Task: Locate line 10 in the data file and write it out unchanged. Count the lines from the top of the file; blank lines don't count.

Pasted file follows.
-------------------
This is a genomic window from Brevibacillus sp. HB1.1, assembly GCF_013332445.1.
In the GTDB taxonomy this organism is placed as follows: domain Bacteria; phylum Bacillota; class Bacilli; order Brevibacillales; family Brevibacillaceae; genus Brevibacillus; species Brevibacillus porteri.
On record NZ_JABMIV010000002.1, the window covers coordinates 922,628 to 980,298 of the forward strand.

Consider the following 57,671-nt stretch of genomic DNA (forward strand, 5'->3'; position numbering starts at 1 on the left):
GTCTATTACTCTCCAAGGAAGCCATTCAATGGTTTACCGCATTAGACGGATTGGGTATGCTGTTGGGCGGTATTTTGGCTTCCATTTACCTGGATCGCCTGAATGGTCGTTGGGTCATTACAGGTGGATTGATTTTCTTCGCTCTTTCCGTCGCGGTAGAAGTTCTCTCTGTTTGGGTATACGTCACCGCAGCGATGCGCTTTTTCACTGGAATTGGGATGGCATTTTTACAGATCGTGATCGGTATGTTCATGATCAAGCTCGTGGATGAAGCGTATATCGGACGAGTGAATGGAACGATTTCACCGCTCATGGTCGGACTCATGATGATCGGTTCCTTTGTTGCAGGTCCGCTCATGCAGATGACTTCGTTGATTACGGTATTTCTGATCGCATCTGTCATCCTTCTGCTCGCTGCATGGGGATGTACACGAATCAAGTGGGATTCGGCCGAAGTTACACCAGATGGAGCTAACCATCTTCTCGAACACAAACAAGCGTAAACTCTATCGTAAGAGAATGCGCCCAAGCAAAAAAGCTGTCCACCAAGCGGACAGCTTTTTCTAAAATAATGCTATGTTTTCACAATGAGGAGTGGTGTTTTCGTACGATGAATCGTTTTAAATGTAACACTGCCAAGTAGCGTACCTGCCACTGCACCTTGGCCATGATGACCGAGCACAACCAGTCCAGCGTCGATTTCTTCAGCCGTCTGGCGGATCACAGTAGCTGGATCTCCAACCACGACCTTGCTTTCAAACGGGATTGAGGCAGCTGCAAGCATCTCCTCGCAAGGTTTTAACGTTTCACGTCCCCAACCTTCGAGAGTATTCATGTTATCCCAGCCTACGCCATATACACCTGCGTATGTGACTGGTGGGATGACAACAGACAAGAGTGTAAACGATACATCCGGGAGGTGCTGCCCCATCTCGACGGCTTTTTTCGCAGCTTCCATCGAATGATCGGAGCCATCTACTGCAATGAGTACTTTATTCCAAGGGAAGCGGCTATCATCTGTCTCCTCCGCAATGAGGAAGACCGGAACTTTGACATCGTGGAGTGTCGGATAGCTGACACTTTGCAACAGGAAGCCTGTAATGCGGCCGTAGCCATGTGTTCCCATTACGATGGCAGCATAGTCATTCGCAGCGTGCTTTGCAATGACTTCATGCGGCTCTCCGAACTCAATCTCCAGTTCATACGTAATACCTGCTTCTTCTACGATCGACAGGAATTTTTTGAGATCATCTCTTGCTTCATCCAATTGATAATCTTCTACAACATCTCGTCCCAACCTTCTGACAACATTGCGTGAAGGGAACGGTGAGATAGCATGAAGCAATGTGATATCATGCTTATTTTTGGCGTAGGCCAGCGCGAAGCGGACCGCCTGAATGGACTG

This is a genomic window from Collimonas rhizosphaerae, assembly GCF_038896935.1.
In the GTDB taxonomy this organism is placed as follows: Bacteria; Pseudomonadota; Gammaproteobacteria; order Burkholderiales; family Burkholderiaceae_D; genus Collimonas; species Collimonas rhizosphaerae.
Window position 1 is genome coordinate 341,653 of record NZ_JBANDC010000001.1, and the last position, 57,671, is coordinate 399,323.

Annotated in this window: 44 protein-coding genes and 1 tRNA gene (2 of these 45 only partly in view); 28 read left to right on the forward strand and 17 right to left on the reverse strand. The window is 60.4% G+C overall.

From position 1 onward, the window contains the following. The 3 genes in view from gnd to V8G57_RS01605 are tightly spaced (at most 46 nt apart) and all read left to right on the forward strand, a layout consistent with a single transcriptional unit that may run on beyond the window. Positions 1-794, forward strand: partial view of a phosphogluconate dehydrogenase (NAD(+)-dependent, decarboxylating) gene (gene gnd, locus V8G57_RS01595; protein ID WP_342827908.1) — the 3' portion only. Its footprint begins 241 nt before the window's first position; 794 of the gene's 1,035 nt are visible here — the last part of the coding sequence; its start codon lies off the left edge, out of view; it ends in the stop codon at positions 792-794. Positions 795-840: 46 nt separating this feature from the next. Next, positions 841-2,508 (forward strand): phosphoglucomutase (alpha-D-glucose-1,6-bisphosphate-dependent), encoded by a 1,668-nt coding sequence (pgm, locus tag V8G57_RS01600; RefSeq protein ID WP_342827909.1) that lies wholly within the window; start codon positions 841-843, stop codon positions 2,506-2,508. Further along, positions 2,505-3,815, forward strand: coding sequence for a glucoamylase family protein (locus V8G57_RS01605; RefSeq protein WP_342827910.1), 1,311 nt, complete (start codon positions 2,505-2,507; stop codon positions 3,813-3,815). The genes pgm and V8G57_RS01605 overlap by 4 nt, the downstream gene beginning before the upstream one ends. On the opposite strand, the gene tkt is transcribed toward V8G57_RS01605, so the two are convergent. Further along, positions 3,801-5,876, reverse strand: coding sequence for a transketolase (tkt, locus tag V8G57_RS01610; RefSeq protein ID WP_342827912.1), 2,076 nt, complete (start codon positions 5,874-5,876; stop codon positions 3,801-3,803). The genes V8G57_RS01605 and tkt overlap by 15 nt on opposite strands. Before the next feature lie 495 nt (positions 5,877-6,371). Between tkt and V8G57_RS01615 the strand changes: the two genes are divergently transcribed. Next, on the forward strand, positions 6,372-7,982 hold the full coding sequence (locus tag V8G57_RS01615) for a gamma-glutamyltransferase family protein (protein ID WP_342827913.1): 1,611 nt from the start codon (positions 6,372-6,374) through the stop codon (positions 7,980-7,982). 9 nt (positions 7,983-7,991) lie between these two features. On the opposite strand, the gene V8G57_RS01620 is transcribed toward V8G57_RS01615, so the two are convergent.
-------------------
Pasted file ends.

From position 1 onward, the window contains the following. The 3 genes in view from gnd to V8G57_RS01605 are tightly spaced (at most 46 nt apart) and all read left to right on the forward strand, a layout consistent with a single transcriptional unit that may run on beyond the window. Positions 1-794, forward strand: partial view of a phosphogluconate dehydrogenase (NAD(+)-dependent, decarboxylating) gene (gene gnd, locus V8G57_RS01595; protein ID WP_342827908.1) — the 3' portion only. Its footprint begins 241 nt before the window's first position; 794 of the gene's 1,035 nt are visible here — the last part of the coding sequence; its start codon lies off the left edge, out of view; it ends in the stop codon at positions 792-794. Positions 795-840: 46 nt separating this feature from the next. Next, positions 841-2,508 (forward strand): phosphoglucomutase (alpha-D-glucose-1,6-bisphosphate-dependent), encoded by a 1,668-nt coding sequence (pgm, locus tag V8G57_RS01600; RefSeq protein ID WP_342827909.1) that lies wholly within the window; start codon positions 841-843, stop codon positions 2,506-2,508. Further along, positions 2,505-3,815, forward strand: coding sequence for a glucoamylase family protein (locus V8G57_RS01605; RefSeq protein WP_342827910.1), 1,311 nt, complete (start codon positions 2,505-2,507; stop codon positions 3,813-3,815). The genes pgm and V8G57_RS01605 overlap by 4 nt, the downstream gene beginning before the upstream one ends. On the opposite strand, the gene tkt is transcribed toward V8G57_RS01605, so the two are convergent. Further along, positions 3,801-5,876, reverse strand: coding sequence for a transketolase (tkt, locus tag V8G57_RS01610; RefSeq protein ID WP_342827912.1), 2,076 nt, complete (start codon positions 5,874-5,876; stop codon positions 3,801-3,803). The genes V8G57_RS01605 and tkt overlap by 15 nt on opposite strands. Before the next feature lie 495 nt (positions 5,877-6,371). Between tkt and V8G57_RS01615 the strand changes: the two genes are divergently transcribed. Next, on the forward strand, positions 6,372-7,982 hold the full coding sequence (locus tag V8G57_RS01615) for a gamma-glutamyltransferase family protein (protein ID WP_342827913.1): 1,611 nt from the start codon (positions 6,372-6,374) through the stop codon (positions 7,980-7,982). 9 nt (positions 7,983-7,991) lie between these two features. On the opposite strand, the gene V8G57_RS01620 is transcribed toward V8G57_RS01615, so the two are convergent.